"Milkshake" and "convenience" are not words that usually go together. And while a thick, frosty shake isn't exactly what I'd call a thirst-quencher, there's something about (happily) struggling to get that ice cold, creamy concoction up a straw that lends itself to lazing about on a hot summer day.
Unfortunately, grabbing a milkshake has never been the easiest thing in the world. In fact, other than a fast food joint like McDonald's – whose "shakes" have long been the subject of dark, nasty and unfounded rumors – I wouldn't know where to get one that didn't involve making one myself (a process that would include finding our blender) or sitting down to order one. I suppose ice cream parlors (I think I'm dating myself with that terminology) serve them but it's not like they're on every corner, even if I had the time to leisurely kick back for a shake.
Enter the f'REAL, the invention of Jim Farrell, fellow milkshake lover and a man who knew there had to be a better way. I was vaguely familiar with the company's blender kiosks and squat refrigerated cases that sat in some of the Wawas I would frequent during my travels, but I readily admit that: a) I'm a Wawa purist and tend to only purchase hoagies, chips, Diet Lemonade Tea, soft pretzels, and coffee; and, b) I'm usually in a hurry whenever I'm in a Wawa and rarely take the time to stop and smell the roses, so to speak.
In other words, I'm a creature of habit. So when the fine folks at f'REAL offered me the opportunity to give their handy – and interactive – milkshakes a try I couldn't resist.
I'd been walking around with a couple f'REAL coupons in my wallet for a few weeks but was always in too much of a rush to get to the beach or eat my hoagie to succumb to the allure of their high-tech gadgetry. But on a recent trip to LBI the milkshake gods started nudging me, reminding me of the opportunity that lay before me. While stopping midway for gas and dinner one night the guy in front of me was buying a f'REAL... a day or so later another customer in line had a f'REAL as I ordered up my morning coffee. These were literally the first people I'd ever seen buying these.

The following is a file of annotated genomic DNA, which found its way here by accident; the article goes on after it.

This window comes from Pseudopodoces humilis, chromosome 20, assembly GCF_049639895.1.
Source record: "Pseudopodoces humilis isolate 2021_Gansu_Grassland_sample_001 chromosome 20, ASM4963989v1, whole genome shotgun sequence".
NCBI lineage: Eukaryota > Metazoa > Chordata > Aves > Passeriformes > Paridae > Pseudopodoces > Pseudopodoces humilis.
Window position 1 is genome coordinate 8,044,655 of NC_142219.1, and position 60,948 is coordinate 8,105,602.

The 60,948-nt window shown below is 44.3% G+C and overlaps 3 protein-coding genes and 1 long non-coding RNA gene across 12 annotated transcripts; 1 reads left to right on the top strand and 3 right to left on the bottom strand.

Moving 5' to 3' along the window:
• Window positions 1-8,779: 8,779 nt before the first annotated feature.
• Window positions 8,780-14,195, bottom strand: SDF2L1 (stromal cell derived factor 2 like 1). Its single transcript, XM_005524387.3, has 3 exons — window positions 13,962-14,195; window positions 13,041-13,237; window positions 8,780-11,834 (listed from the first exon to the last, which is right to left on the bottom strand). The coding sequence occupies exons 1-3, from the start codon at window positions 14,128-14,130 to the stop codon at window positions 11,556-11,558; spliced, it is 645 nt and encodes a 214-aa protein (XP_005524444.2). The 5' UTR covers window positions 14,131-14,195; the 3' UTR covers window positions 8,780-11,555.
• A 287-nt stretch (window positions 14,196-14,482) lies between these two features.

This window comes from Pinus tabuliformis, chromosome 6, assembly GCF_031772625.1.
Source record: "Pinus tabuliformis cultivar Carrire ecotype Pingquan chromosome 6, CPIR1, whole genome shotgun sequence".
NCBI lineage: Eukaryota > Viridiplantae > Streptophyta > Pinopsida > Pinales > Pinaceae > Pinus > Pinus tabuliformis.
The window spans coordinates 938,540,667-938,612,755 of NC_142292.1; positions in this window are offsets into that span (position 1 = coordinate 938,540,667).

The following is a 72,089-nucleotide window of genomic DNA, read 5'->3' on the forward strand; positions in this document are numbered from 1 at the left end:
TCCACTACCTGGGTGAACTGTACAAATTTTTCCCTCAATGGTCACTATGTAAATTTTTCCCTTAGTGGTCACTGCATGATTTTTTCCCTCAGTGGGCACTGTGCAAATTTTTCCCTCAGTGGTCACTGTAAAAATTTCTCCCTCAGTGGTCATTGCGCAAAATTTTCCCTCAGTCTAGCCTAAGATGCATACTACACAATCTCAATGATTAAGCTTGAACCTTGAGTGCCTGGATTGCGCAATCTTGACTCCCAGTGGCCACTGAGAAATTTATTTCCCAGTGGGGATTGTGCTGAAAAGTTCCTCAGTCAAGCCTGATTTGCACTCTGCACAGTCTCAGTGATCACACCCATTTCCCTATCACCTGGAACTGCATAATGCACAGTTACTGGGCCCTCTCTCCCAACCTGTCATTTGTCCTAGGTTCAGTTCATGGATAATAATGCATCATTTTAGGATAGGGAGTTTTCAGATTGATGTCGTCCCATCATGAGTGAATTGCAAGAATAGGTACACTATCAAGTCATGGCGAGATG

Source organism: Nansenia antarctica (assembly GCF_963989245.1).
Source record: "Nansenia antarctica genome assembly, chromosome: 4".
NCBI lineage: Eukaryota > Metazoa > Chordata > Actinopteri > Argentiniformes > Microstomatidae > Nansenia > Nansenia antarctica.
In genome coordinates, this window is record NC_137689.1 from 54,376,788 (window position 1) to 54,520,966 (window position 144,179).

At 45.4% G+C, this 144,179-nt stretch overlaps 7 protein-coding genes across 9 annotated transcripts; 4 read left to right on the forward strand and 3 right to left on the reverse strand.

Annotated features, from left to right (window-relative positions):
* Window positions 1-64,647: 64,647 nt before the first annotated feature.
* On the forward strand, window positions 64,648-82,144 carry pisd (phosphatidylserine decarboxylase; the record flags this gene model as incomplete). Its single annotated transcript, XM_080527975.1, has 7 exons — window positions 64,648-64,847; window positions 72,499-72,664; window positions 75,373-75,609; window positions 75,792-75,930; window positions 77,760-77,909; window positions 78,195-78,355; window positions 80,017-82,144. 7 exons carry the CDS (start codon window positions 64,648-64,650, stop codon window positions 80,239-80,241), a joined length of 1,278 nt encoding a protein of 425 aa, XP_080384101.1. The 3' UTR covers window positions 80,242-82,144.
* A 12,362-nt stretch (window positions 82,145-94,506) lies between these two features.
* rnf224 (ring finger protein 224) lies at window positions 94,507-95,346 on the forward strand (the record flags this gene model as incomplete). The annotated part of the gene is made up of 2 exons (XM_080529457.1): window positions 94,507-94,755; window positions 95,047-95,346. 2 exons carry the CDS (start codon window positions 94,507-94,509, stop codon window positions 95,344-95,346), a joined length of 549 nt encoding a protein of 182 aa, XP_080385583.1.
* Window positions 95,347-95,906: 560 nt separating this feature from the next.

I got the hint. It was time to get f'REAL.
Unfortunately, the Wawa on the Boulevard in Beach Haven was out of the limited edition Cookie Dough flavor. In fact, the refrigerated case seemed low on most flavors which I suppose is a good sign for the folks at f'REAL. With Cookie Dough out of the mix I opted instead for Cookies and Cream which combines ice cream with crushed Oreo or Oreo-like cookies. (Other regular flavors include Chocolate, Vanilla, Strawberry, Chocolate Malt and Mint Chip which is available from February through May.)
After choosing the plastic cup filled with the frozen blend of ice cream and dairy-fresh milk from the case, I popped the lid, chose my preferred blend (regular, one of three options) and stepped back while the blender did the rest. About a minute later I had my f'REAL.
As somebody who doesn't have a sweet tooth I was actually a little concerned that the shake would blast me with a sugary, too sweet concoction I'd be passing off. Not the case. Though the regular blend mode left some of the ice cream a bit too solid, requiring some deft work with my straw, the resulting shake was eventually creamy and refreshingly cold, like slightly melted ice cream before it turns to ice cream soup. As we drove down the Garden State Parkway I happily worked away at my shake, noisily slurping up the last bits and almost waking my daughter in the process.
Available in Milkshake, Smoothie and Frozen Cappuccino blends, f'REAL products run about $2.50 and are available at convenience stores around the country. In addition to the standard flavors, exclusive, limited edition offerings are available at selected convenience stores, such as the Reese's Peanut Butter Cup shake available now at Sheetz.